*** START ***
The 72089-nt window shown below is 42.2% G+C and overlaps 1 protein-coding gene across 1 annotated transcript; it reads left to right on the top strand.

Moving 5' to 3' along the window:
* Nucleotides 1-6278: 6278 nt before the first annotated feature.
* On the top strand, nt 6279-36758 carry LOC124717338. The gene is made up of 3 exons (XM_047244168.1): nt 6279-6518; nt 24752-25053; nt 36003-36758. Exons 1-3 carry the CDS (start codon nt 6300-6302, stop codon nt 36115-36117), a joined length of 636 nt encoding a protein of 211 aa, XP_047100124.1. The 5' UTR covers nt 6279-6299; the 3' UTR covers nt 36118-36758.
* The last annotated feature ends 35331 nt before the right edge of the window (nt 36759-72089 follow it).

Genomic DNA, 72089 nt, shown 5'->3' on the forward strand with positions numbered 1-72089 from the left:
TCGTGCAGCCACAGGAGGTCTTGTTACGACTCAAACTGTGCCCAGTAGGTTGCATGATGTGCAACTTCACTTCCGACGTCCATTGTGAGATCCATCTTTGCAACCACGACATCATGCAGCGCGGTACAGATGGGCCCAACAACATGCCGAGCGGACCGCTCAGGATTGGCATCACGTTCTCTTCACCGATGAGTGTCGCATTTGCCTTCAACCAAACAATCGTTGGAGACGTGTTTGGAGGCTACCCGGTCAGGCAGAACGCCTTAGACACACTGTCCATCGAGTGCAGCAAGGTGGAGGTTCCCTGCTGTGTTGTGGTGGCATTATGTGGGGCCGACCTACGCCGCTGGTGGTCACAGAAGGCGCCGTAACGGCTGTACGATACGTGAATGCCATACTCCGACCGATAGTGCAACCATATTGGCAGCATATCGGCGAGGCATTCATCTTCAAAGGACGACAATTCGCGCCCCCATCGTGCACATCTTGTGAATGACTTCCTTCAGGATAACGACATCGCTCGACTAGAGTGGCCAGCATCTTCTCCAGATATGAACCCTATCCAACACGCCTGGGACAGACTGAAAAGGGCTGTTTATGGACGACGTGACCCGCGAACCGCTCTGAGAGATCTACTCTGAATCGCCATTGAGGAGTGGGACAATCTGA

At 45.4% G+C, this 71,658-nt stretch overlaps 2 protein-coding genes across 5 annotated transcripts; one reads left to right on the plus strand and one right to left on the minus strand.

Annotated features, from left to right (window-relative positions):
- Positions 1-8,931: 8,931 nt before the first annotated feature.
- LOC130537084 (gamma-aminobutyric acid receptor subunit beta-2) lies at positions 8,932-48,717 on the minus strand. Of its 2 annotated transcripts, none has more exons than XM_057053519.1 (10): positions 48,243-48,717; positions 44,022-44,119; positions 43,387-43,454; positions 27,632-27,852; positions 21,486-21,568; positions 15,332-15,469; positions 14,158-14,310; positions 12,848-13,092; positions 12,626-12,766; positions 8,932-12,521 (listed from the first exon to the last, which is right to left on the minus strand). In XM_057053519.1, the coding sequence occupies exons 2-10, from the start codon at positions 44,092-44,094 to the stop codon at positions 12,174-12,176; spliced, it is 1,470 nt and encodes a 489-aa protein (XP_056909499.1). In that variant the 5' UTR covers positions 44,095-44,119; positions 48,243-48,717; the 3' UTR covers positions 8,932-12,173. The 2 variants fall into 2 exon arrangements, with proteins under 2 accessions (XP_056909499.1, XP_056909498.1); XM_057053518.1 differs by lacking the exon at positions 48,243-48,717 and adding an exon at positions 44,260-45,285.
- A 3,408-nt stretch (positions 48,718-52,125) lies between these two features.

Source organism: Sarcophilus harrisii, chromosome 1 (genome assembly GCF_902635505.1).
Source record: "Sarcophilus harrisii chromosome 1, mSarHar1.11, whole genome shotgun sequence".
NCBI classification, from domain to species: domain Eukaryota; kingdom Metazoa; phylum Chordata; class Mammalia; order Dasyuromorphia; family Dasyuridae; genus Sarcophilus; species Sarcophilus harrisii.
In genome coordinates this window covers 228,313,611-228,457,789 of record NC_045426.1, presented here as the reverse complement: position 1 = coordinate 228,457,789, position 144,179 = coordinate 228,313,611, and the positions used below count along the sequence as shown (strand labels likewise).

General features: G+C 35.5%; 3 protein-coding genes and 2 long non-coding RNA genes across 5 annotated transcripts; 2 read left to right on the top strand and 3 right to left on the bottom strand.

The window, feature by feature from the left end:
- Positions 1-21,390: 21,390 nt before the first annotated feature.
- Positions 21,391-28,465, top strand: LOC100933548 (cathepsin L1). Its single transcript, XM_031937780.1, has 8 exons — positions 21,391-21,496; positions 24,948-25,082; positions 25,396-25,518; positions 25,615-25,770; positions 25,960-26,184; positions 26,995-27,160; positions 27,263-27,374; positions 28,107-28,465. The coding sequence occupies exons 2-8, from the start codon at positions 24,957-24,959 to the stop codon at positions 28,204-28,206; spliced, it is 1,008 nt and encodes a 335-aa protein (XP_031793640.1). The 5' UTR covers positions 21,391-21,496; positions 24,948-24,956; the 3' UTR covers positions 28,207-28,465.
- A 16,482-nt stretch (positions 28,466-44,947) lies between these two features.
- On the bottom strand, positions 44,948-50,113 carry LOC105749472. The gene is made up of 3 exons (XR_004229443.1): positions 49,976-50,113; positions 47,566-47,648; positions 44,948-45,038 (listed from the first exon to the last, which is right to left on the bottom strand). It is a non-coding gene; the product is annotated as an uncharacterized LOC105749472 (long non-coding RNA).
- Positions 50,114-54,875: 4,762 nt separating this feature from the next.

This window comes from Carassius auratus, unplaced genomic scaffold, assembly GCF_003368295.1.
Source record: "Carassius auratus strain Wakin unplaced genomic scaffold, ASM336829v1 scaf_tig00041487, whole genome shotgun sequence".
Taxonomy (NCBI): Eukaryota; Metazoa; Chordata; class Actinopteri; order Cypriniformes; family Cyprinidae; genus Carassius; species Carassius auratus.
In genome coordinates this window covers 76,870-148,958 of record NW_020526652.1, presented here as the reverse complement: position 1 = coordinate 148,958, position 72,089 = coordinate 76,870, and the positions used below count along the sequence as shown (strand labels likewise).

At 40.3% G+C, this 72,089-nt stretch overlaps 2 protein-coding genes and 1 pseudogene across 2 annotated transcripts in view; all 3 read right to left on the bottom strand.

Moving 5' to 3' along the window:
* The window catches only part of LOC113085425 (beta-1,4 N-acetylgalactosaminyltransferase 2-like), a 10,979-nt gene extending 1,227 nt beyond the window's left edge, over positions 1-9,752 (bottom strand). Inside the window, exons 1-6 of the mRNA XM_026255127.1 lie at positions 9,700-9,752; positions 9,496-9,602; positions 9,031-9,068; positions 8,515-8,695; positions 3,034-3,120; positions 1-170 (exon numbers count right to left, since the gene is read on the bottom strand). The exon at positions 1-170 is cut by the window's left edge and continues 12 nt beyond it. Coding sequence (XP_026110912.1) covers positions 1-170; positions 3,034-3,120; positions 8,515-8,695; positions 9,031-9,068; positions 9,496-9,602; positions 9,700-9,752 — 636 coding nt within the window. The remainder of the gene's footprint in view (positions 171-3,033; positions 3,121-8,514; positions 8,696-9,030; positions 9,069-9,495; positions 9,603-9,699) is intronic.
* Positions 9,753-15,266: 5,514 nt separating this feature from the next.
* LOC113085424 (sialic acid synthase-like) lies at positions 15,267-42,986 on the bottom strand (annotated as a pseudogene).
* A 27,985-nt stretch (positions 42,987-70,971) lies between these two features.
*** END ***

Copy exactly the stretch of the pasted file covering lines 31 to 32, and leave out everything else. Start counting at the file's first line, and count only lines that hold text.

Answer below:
* Positions 9,753-15,266: 5,514 nt separating this feature from the next.
* LOC113085424 (sialic acid synthase-like) lies at positions 15,267-42,986 on the bottom strand (annotated as a pseudogene).